The post Glitching Out Of Red Dead Online Reveals Low-Res Wonderland appeared first on RDR2.org.

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Please accept my apology in advance if any of the following turns out to be total bullsh*t. Upfront, I am a story mode only player and to cheap to play online. But....if you think that jumping the map might be some fun, maybe these tips might help you, If not.......print it, shred it and flush it. All of my tests were done in single player mode and I can only assume that they work in the online mode.

How to get off the map. I tried this in single player mode, and really didnt have the patience to keep slamming my head against a brick wall. Instead......I walked up to the entry point, stopped, and started slamming gin, rum and moonshine until I passed out. That got me off the map and I didnt have to deal with any "sticking point". I just walked west, away from the border and I was free to roam wherever it wanted.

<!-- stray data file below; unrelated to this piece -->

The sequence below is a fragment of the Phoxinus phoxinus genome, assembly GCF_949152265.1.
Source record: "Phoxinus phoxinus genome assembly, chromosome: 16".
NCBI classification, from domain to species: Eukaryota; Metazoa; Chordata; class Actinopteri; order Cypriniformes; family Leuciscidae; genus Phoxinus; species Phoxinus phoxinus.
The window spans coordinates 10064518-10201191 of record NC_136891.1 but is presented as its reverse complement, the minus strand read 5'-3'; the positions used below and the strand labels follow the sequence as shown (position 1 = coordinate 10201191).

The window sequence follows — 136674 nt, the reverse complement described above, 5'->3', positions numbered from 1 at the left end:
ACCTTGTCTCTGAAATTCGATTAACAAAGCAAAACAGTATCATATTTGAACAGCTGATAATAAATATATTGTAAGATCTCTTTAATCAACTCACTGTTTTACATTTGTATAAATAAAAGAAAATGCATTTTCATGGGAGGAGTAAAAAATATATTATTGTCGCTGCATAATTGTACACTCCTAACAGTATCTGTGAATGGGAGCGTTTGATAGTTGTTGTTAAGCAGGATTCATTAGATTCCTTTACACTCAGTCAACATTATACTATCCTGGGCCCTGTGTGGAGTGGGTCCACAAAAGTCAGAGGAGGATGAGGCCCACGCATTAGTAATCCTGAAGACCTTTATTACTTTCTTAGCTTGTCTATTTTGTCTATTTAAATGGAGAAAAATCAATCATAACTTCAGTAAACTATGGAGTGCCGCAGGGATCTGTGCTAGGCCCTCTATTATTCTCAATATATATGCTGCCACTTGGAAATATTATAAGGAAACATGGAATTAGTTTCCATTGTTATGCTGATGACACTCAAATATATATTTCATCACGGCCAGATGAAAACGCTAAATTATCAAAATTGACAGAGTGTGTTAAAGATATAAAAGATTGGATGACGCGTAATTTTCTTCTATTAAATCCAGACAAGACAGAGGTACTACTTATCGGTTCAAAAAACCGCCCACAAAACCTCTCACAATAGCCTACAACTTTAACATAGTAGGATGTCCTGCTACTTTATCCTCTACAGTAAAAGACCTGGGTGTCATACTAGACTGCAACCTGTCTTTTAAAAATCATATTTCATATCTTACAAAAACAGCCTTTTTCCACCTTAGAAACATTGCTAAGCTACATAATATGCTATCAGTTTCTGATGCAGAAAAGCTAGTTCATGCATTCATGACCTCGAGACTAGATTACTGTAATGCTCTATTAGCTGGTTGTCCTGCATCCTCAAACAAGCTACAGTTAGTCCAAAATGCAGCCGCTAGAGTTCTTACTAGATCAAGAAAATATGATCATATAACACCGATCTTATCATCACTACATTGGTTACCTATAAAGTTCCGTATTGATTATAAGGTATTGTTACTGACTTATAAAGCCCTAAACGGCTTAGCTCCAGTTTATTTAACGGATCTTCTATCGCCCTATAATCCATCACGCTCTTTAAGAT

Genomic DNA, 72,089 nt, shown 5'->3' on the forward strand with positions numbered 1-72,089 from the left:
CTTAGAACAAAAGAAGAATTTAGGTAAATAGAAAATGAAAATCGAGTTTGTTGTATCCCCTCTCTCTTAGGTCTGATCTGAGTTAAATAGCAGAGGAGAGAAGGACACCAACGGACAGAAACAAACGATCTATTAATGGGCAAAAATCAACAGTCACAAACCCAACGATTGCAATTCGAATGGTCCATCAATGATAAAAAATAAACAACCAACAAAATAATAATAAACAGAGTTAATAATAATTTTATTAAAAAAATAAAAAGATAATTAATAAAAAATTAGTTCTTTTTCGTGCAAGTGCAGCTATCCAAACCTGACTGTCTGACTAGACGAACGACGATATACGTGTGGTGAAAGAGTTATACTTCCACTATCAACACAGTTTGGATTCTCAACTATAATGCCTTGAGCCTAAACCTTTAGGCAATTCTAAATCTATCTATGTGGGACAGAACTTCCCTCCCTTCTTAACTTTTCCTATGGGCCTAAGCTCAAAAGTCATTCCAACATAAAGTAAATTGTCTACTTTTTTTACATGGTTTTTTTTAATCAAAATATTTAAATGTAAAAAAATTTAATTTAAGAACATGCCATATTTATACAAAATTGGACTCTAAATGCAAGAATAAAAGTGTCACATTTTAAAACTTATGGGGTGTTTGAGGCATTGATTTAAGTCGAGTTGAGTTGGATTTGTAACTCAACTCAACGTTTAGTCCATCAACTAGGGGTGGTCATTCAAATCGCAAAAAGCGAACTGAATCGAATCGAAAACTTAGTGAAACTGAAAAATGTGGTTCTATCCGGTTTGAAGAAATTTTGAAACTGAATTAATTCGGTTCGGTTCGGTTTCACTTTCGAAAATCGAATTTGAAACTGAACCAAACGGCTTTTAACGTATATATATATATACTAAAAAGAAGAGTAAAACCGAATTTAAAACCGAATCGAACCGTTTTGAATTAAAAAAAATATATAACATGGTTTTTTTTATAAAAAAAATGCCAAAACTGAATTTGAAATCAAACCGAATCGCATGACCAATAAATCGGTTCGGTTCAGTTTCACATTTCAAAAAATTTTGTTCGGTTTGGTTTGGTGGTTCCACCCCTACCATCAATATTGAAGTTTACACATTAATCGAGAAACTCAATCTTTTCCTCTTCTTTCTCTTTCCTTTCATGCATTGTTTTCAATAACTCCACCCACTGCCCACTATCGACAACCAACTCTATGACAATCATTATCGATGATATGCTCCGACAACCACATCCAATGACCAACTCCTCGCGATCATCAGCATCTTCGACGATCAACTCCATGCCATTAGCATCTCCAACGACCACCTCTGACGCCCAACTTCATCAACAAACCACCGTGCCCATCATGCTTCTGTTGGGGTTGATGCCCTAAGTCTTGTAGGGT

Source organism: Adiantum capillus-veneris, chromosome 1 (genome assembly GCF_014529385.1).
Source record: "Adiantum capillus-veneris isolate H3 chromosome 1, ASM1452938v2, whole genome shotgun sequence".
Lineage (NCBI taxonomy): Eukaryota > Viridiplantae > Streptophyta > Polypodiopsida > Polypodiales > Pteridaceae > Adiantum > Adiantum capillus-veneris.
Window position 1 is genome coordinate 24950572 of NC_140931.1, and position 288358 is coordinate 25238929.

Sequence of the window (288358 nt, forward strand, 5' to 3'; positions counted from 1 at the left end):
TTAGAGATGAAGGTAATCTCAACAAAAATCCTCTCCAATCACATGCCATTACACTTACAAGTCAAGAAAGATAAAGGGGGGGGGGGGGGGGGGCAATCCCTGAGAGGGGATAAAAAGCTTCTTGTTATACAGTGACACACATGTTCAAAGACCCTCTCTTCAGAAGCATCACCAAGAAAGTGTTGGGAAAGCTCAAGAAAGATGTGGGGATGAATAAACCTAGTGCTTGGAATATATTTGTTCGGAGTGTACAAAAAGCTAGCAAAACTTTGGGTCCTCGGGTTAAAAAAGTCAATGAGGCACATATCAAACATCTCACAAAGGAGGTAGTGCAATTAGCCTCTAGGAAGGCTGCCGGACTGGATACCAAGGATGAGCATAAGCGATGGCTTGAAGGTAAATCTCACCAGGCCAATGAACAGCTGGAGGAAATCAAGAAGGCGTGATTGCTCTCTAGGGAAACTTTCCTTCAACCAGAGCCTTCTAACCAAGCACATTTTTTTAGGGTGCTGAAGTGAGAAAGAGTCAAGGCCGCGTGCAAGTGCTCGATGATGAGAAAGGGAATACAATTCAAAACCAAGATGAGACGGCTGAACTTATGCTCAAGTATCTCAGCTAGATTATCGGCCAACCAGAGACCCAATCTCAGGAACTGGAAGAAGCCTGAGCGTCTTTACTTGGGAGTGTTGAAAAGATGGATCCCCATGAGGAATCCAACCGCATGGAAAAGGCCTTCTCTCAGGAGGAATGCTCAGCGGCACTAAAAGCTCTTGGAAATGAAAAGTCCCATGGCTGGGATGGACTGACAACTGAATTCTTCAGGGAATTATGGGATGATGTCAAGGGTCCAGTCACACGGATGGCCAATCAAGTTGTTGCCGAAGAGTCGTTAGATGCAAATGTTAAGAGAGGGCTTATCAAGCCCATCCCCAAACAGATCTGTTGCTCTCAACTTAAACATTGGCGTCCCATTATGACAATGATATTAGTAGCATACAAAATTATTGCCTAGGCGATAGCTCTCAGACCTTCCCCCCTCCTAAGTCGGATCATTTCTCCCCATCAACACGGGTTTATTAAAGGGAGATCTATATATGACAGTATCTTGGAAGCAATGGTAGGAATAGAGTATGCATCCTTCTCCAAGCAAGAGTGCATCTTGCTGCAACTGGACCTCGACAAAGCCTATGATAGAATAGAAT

The original authors said they were forced to walk? In single player, there are two herds of horses due north of the entry point. Tame one and you are off to the races. (I have those spots marked if anyone is really interested.) I assume again, that online will work the same as single player.

If you are really hot to go to Guarma again, head south. I've heard that R* has already screwed that plan up with black screens. Even if they didnt, that's a tough trail to take. Just lots of things to deal with. If you must go, try it in single player first, you will learn to hate " going to Guarma" real quick. 

My advice is "go north young person".  It's far more interesting than anything in the south. Scenery, animals, danger and interesting stuff.  Avoid the mesh, slippery slopes and product updates and its something else to do. If these tips work for you, let me know. If they dont, I will just STFU.